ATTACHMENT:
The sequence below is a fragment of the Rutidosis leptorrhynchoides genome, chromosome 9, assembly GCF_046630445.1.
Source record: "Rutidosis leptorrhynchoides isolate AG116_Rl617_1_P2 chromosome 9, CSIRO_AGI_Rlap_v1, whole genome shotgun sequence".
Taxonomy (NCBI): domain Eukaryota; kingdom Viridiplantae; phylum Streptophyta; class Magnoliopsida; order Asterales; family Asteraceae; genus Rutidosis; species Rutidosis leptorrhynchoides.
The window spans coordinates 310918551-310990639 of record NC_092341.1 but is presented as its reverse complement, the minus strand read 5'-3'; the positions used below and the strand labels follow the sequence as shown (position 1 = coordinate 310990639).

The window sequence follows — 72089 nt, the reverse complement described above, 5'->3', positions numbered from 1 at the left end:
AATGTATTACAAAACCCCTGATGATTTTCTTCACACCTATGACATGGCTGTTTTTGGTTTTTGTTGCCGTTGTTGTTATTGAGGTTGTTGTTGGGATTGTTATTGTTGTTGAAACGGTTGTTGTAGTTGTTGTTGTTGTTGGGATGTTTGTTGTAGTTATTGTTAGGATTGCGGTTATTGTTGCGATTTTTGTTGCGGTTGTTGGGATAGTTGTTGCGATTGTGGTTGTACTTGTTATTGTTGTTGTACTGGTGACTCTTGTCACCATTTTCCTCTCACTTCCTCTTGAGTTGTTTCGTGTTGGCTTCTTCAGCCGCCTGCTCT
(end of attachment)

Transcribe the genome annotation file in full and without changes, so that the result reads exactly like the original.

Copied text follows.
The sequence below is a fragment of the Rutidosis leptorrhynchoides genome, chromosome 9, assembly GCF_046630445.1.
Source record: "Rutidosis leptorrhynchoides isolate AG116_Rl617_1_P2 chromosome 9, CSIRO_AGI_Rlap_v1, whole genome shotgun sequence".
Taxonomy (NCBI): domain Eukaryota; kingdom Viridiplantae; phylum Streptophyta; class Magnoliopsida; order Asterales; family Asteraceae; genus Rutidosis; species Rutidosis leptorrhynchoides.
The window spans coordinates 310918551-310990639 of record NC_092341.1 but is presented as its reverse complement, the minus strand read 5'-3'; the positions used below and the strand labels follow the sequence as shown (position 1 = coordinate 310990639).

The window sequence follows — 72089 nt, the reverse complement described above, 5'->3', positions numbered from 1 at the left end:
AATGTATTACAAAACCCCTGATGATTTTCTTCACACCTATGACATGGCTGTTTTTGGTTTTTGTTGCCGTTGTTGTTATTGAGGTTGTTGTTGGGATTGTTATTGTTGTTGAAACGGTTGTTGTAGTTGTTGTTGTTGTTGGGATGTTTGTTGTAGTTATTGTTAGGATTGCGGTTATTGTTGCGATTTTTGTTGCGGTTGTTGGGATAGTTGTTGCGATTGTGGTTGTACTTGTTATTGTTGTTGTACTGGTGACTCTTGTCACCATTTTCCTCTCACTTCCTCTTGAGTTGTTTCGTGTTGGCTTCTTCAGCCGCCTGCTCT